around 200,000 items. 505 containers. 224 linear feet. -- Music Division, Library of Congress, Washington, D.C.

    Summary:

    Serge Koussevitzky was a Russian-born conductor, composer, and double bassist. The archive includes correspondence, personal and business papers, photographs, writings, clippings, scrapbooks, programs, and other materials which serve as a record of Koussevitzky's life and career, and document some of the most significant aspects of twentieth-century music. Through his work as a conductor and publisher, and his efforts to commission new musical works, Koussevitzky maintained deep ties with many of the finest composers and musicians of the day. These figures are represented in their personal and professional affiliations with the conductor. The collection extensively chronicles periods in the history of organizations such as the Boston Symphony Orchestra and the Berkshire Music Center, the Koussevitzky Music Foundation, and the American International Music Fund. Material in the collection dates from Koussevitzky's years in his native Russia and also contains material created after Koussevitzky's death, reflecting his widow Olga's continuing work with various organizations and projects. Musical compositions commissioned by Serge Koussevitzky are part of the Serge Koussevitzky Music Foundation Collection, and are shelved in ML30.3c, ML30.3c2, ML30.3c3, and ML30.3e2.

  7. George and Böske Antheil papers, circa 1875-1984

    approximately 6,500 items. 44 containers. 17.5 linear feet. -- Music Division, Library of Congress, Washington, D.C.

    Summary:

    George Antheil was a composer, pianist, author and inventor. The collection consists of materials related to the professional and personal activities of George Antheil and his wife, Elizabeth (Böske) Antheil. It contains holograph music manuscripts, printed scores, published and unpublished writings, business and personal correspondence, subject files, photographs, programs and promotional materials, scrapbooks, artwork, biographical materials, and memorabilia which document the life of this influential composer and his family.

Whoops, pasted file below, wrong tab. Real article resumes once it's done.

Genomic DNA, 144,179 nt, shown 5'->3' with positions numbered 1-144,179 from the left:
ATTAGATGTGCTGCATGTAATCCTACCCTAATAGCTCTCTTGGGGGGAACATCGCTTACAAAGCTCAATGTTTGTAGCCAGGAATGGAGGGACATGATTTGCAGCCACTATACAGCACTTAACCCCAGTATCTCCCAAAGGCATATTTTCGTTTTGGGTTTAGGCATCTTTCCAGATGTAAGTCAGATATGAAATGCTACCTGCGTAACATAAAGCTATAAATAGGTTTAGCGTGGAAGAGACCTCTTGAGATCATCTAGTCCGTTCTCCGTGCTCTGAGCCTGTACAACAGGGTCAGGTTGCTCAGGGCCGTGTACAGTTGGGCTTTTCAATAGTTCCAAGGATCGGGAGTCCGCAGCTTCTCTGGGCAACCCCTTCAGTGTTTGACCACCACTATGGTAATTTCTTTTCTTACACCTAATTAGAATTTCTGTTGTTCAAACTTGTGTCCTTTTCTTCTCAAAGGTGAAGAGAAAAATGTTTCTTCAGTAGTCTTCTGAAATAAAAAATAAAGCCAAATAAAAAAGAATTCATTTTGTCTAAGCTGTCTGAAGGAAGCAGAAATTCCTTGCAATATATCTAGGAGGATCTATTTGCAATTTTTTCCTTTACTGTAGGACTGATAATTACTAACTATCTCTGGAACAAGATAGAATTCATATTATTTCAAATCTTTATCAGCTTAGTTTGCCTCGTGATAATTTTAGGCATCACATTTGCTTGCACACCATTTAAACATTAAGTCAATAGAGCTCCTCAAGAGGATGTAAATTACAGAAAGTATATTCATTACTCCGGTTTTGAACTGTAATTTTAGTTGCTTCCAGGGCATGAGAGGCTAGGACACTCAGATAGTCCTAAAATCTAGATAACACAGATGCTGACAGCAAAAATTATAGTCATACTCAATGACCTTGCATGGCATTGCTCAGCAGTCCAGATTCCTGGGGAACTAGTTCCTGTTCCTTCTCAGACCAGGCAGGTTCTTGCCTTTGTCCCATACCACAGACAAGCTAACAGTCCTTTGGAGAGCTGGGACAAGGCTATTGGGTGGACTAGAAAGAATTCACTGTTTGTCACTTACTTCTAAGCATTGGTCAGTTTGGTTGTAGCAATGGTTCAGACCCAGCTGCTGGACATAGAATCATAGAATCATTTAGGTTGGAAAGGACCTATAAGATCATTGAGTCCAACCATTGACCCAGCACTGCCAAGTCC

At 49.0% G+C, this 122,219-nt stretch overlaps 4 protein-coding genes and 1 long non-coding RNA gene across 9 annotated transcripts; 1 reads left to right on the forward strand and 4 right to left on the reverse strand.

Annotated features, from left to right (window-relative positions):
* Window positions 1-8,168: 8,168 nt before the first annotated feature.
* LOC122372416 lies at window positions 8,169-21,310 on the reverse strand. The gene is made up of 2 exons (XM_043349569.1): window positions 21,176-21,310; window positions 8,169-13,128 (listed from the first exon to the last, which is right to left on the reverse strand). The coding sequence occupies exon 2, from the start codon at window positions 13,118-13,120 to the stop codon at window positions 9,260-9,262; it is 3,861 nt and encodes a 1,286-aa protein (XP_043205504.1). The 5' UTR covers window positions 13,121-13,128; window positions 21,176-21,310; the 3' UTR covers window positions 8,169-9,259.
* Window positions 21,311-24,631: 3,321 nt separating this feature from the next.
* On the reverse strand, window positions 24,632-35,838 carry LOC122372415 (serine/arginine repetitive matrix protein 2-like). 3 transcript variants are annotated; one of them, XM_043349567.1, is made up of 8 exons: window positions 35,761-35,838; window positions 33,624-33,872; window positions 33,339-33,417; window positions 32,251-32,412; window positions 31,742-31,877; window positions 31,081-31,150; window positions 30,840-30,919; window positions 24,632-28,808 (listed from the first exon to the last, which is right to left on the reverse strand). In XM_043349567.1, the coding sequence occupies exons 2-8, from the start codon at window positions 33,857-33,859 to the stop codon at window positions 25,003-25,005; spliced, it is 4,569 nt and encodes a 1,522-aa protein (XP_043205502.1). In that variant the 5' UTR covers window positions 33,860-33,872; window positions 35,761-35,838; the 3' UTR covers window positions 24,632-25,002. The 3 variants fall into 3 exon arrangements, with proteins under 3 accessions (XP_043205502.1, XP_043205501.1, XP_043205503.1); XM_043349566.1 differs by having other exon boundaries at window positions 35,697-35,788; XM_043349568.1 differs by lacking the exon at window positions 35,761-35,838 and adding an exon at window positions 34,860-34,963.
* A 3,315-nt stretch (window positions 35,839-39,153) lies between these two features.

8. Geraldine Farrar papers, 1895-1960s

    approximately 25,000 items. 67 boxes. 28.5 linear feet. -- Music Division, Library of Congress, Washington, D.C.

    Summary:

    Geraldine Farrar was an American opera singer and film actress. The collection consists of Farrar's personal papers relating to her life and career, including correspondence, scrapbooks and clippings, photographs and music materials containing sketches, autograph manuscripts, and printed music composed or edited by Farrar. In addition, the collection contains biographical materials, Farrar's writings, contracts, radio scripts, concert programs, awards, and other miscellaneous items.

  9. Gilbert Miller papers, 1916-1981

    approximately 4,350 items. 11 containers. 4.75 linear feet. -- Music Division, Library of Congress, Washington, D.C.

    Summary:

    Gilbert Miller (1884-1969) was an American producer and theater owner. The collection includes correspondence, photographs, scenic renderings, contracts, and other materials that document Miller’s theatrical influences, personal connections, and professional accomplishments.

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    Some or all content stored offsite.

  10. Billy Taylor papers, 1942-2004

    around 150,000 items. 350 containers. 137.0 linear feet. -- Music Division, Library of Congress, Washington, D.C.

    Summary:

    Billy Taylor was an American jazz pianist, composer, educator, broadcaster, lecturer and advocate. The collection contains materials related to his life and career, including music manuscripts, correspondence, writings by and about Taylor, business papers, promotional and publicity materials, clippings, scripts, programs, photographs, awards, honorary degrees and plaques. The music materials chiefly consist of manuscript scores, lead sheets and parts, by Taylor and other jazz composers and arrangers.

    Please note:

    Some or all content stored offsite.